The fragile hills and bluffs along the Missouri River in Nebraska, like these in Burt and Thurston counties , provide an interesting pattern of "steps" and erosion. [Nebraska State Historical Society]
The old school bell of Rosalie, preserved and displayed.
The town of Rosalie began, like many prairie towns, out of need. Located within the Omaha Indian Reservation, the first white settlers came in the early 1900s to the area known as "Blackbird Hill." While towns had formed along the Missouri River in many counties, there were none along this stretch of Nebraska's "eastern shore."
A town was platted in 1906 when the Chicago, Burlington & Quincy Railroad was building through Thurston County. Many names were considered for the new town, including "Reedville" for Mrs.W.W. Reed, who had cooked for the railroad workers during construction. The railroad people called it "Holt" because when the stop numbers were translated into letters, it spelled H-O-L-T. Since the town was built on the 250 square miles of land known as Farley Pastures, "Farley" was another suggestion, but the favorite was "Rosalie."
Rosalie was the name of Joseph and Mary LaFlesche's second oldest daughter. Joseph "Iron Eye," the adopted son of the Omaha Chief, Big Elk, taught the Omahas the language and ways of the whites, and to live peaceably with them.
Rosalie married Edward Farley in 1880. They both taught at the mission school. In 1884 the Farleys were granted a lease on 18,000 acres of unallotted lands which became known as "Farley Pastures." Upon the death of her father in 1888, Rosalie took over the tribal business affairs. Although she suffered greatly from inflammatory arthritis, she raised ten children and worked to improve education for all who lived in the area. She died at age 39, in 1900. Because of her great devotion to her people, it was decided to name the town in her memory.
It took just three years for Rosalie to meet the incorporation requirements: a population of 200 or more persons residing within its boundaries, measurements platted and subdivided into small tracts, blocks, lots, streets, and alleys, and a board of trustees elected by the people to govern the town. Census records show 220 residents on May 27, 1909, when incorporation papers were signed by the county clerk.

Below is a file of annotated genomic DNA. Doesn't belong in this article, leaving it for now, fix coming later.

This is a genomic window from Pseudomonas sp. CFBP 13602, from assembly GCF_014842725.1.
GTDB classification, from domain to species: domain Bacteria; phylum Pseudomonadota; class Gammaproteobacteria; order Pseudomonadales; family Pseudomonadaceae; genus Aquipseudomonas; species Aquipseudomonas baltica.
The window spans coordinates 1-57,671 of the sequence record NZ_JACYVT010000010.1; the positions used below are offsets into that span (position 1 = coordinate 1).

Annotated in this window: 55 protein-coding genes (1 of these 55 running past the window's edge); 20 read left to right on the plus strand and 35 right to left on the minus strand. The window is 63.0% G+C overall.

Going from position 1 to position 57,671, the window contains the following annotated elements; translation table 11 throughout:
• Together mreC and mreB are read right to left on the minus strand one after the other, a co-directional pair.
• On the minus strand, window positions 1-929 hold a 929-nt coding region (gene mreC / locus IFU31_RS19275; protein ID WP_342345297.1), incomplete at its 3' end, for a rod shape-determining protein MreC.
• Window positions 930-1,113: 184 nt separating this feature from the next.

Telephone service was in place soon after the town was established, and other city services followed. Jim Brink, known as a keen-minded, but salty editor, established a newspaper called the "Rip-Saw." (He was known to rip into anyone whom he felt needed the honor.)
In 1912 the volunteer fire department was organized. There was no real good source of water near the town so a bond issue was presented. The issue passed and work was immediately begun on water lines. In 1947 a block building was constructed for the fire equipment. In 1973 a new steel building was needed for the added equipment.
The first school was built in Rosalie in 1905, with a three-story brick building erected in 1911. This building is still in use. Sports came in 1912 in the form of basketball. Seven years later, football was added. Since then a track program for both boys and girls was established, and a girls volleyball program. Additions were made in 1926 and again in 1963, which included a gym,stage, and lunch room. School enrollment has varied greatly, with some classes of only 3-4 and others of more than 20.
Among the things remembered by early residents are: -- the flag pole and flower bed in the middle of Farley and Crescent Streets, -- the old wooden jail house, where most inmates broke-out before morning, -- the Red Selsberry Carnival that "wintered" in Rosalie.
Rosalie's three grain elevators have been kept very busy for many years. Rosalie, tied closely to agriculture, has fluctuated with the ebb and flow of the rural economy over the years. Unlike many communities adversely effected when rail service was discontinued, the Burlington Northern still provides freight service through Rosalie. However, an out-migration started in the 1930s. Continuing during and after World War II, it has effected not only the business district, but also the school. After years of talking about consolidation, the Rosalie and Bancroft schools merged in 1982, with K-5 classes held in Rosalie, and 6-12 held in Bancroft.
Rosalie was an interesting town to grow up in. It is still a very special place to visit.